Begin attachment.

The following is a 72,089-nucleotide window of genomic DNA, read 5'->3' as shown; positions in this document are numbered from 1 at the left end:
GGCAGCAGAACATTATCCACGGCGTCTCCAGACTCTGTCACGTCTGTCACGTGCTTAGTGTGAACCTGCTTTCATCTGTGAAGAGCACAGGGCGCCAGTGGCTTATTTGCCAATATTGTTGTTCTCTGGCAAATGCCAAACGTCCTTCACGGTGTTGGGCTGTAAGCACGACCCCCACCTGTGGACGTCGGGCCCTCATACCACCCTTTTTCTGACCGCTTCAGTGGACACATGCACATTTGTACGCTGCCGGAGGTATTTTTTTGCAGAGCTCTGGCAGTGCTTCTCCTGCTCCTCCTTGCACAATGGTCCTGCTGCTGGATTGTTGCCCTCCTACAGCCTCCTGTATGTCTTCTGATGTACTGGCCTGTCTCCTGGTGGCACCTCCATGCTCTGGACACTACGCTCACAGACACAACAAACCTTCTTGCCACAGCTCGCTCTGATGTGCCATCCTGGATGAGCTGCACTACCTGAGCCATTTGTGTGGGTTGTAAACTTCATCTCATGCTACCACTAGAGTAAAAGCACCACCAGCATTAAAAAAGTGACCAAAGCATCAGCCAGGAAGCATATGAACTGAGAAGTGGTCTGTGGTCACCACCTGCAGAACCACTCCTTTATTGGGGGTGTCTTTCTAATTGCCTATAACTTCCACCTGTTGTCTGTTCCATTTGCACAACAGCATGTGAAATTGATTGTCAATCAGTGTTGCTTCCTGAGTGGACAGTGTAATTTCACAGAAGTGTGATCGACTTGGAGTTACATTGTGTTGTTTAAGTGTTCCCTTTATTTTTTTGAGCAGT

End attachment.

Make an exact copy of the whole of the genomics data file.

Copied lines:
The following is a 72,089-nucleotide window of genomic DNA, read 5'->3' as shown; positions in this document are numbered from 1 at the left end:
GGCAGCAGAACATTATCCACGGCGTCTCCAGACTCTGTCACGTCTGTCACGTGCTTAGTGTGAACCTGCTTTCATCTGTGAAGAGCACAGGGCGCCAGTGGCTTATTTGCCAATATTGTTGTTCTCTGGCAAATGCCAAACGTCCTTCACGGTGTTGGGCTGTAAGCACGACCCCCACCTGTGGACGTCGGGCCCTCATACCACCCTTTTTCTGACCGCTTCAGTGGACACATGCACATTTGTACGCTGCCGGAGGTATTTTTTTGCAGAGCTCTGGCAGTGCTTCTCCTGCTCCTCCTTGCACAATGGTCCTGCTGCTGGATTGTTGCCCTCCTACAGCCTCCTGTATGTCTTCTGATGTACTGGCCTGTCTCCTGGTGGCACCTCCATGCTCTGGACACTACGCTCACAGACACAACAAACCTTCTTGCCACAGCTCGCTCTGATGTGCCATCCTGGATGAGCTGCACTACCTGAGCCATTTGTGTGGGTTGTAAACTTCATCTCATGCTACCACTAGAGTAAAAGCACCACCAGCATTAAAAAAGTGACCAAAGCATCAGCCAGGAAGCATATGAACTGAGAAGTGGTCTGTGGTCACCACCTGCAGAACCACTCCTTTATTGGGGGTGTCTTTCTAATTGCCTATAACTTCCACCTGTTGTCTGTTCCATTTGCACAACAGCATGTGAAATTGATTGTCAATCAGTGTTGCTTCCTGAGTGGACAGTGTAATTTCACAGAAGTGTGATCGACTTGGAGTTACATTGTGTTGTTTAAGTGTTCCCTTTATTTTTTTGAGCAGT